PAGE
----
Trump hotel in Baku tied to ‘corrupt’ oligarchs, Iran’s Revolutionary Guards — report

Project in Azerbaijan links Trump Organization with family of local politician who has deep ties to powerful Iranian group, says the New Yorker

Trump Tower in Baku, Azerbaijan, in 2011. (Wikipedia)
Trump Tower in Baku, Azerbaijan, in 2011. (Wikipedia)

US President Donald Trump’s company helped develop a property in Azerbaijan with a pair of local businessmen whose family is said to have extensive ties to the Iranian Revolutionary Guard Corps, according to a report in The New Yorker.

The Trump Organization’s partner for the Trump Tower Baku, for which the firm licensed its name, was a company owned by Anar and Elton Mammadov, the respective son and brother of Ziya Mammadov, who served as the country’s transportation minister until February of this year.

According to the report in The New Yorker, Ziya Mammadov — who is described in US diplomatic cables published by Wikileaks as “notoriously corrupt even for Azerbaijan” — granted a number of multimillion dollar contracts as transportation minister to the Iranian construction firm Azarpassillo, whose chairman Keyumars Darvishi previously headed the IRGC construction company Raman and fought in the Iran-Iraq war.

The IRGC is one the most powerful entities in Iran, tasked with both defending the regime at home and exporting the country’s “Islamic Revolution” abroad. It also controls large swaths of the Iranian economy, including through its extensive holdings in the country’s oil and gas industries.

US President Donald Trump departs after addressing a joint session of the US Congress on February 28, 2017 at the Capitol in Washington, DC. (AFP PHOTO / ANDREW CABALLERO-REYNOLDS)
US President Donald Trump departs after addressing a joint session of the US Congress on February 28, 2017 at the Capitol in Washington, DC. (AFP PHOTO / ANDREW CABALLERO-REYNOLDS)

The IRGC has drawn the ire of the US for sponsoring terrorist groups such as Hezbollah and Hamas and over accusations it deals in drug trafficking and money laundering. The Trump administration is reportedly weighing labeling the IRGC a terrorist organization.

Although the report in The New Yorker does not say whether or not the IRGC had any indirect involvement in funding the project through their ties to the Mammadovs, it details the extensive business ties between the family and Darvishi while raising the possibility money tied to the IRGC may have been funneled into the project.

According to the report, the IRGC’s interest in doing business in Azerbaijan with the Mammadovs may have in large part been connected to the latter’s ownership of a bank, allowing the IRGC to launder money at a time that Iran was largely cut off from the international financial system due to sanctions relating to the country’s nuclear weapons program.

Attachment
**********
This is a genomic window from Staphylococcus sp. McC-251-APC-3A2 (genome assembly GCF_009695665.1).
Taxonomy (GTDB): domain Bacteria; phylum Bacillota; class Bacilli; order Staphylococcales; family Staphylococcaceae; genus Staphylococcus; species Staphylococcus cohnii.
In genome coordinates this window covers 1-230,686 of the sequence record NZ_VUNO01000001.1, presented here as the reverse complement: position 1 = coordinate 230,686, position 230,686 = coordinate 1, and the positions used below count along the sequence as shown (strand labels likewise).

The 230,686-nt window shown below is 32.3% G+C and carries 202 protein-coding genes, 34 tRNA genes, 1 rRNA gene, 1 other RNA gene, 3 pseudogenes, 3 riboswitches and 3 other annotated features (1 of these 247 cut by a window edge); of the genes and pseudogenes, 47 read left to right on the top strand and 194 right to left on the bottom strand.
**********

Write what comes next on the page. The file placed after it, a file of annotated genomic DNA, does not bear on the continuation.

The report noted that during the same years that the transportation ministry was awarding lucrative contracts to Azarpassillo, the Mammadovs invested in a number of building projects, while also putting money in a number of offshore banking accounts and shell companies, all of which are widely used for money laundering due to their lack of transparency.

Three of Keyumars Darvishi’s brothers are also believed to have ties to the IRGC, with his brother Kamal having formerly headed Nasr, which was sanctioned by the US in 2007 over its connection to Iran’s nuclear weapons program.

The New Yorker piece raises the possibility that the Trump Organization may have violated the Foreign Corrupt Practices Act, passed in 1977, which forbids “American companies from participating in a scheme to reward a foreign government official in exchange for material benefit or preferential treatment,” and makes it a crime for “an American company to unknowingly benefit from a partner’s corruption if it could have discovered illicit activity but avoided doing so.”

But no evidence of such a violation was uncovered and Garten has maintained that the company had commissioned a risk assessment before going ahead with the deal and performing “extensive due diligence,” even as he said that he personally did not oversee the process and that the people who did were no long with the Trump Organization.

When asked to provide the documentation on due diligence, he declined.

After Trump became a presidential candidate in 2015, a number of US outlets ran stories on the Baku project, prompting the Trump Organization’s chief legal counsel, Alan Garten, to claim that Trump had very little to do with the deal and that the company did not engage directly with Mammadov.

Trump, Garten told the Washington Post, “invested virtually no money in the project while selling the rights to use his name and holding the contract to manage the property.”

But an Azerbaijani lawyer who worked on the project told the New Yorker that Trump Organization was heavily involved and that staff, including Ivanka Trump who was the most senior executive at the company at the time, visited Baku frequently to sign off on orders.

“We were always following their instructions. We were in constant contact with the Trump Organization. They approved the smallest details,” the unnamed lawyer said.

Garten flatly denied to the New Yorker that the Baku deal was in violation of the FCPA, even if corruption occurred, because: “We didn’t own it, we had no equity. We didn’t control the project. The flow of funds is in the wrong direction. We did not pay any money to anyone. Therefore, it could not be a violation of the FCPA.”

After Trump’s election in November, Garten said the company had severed ties with the project.

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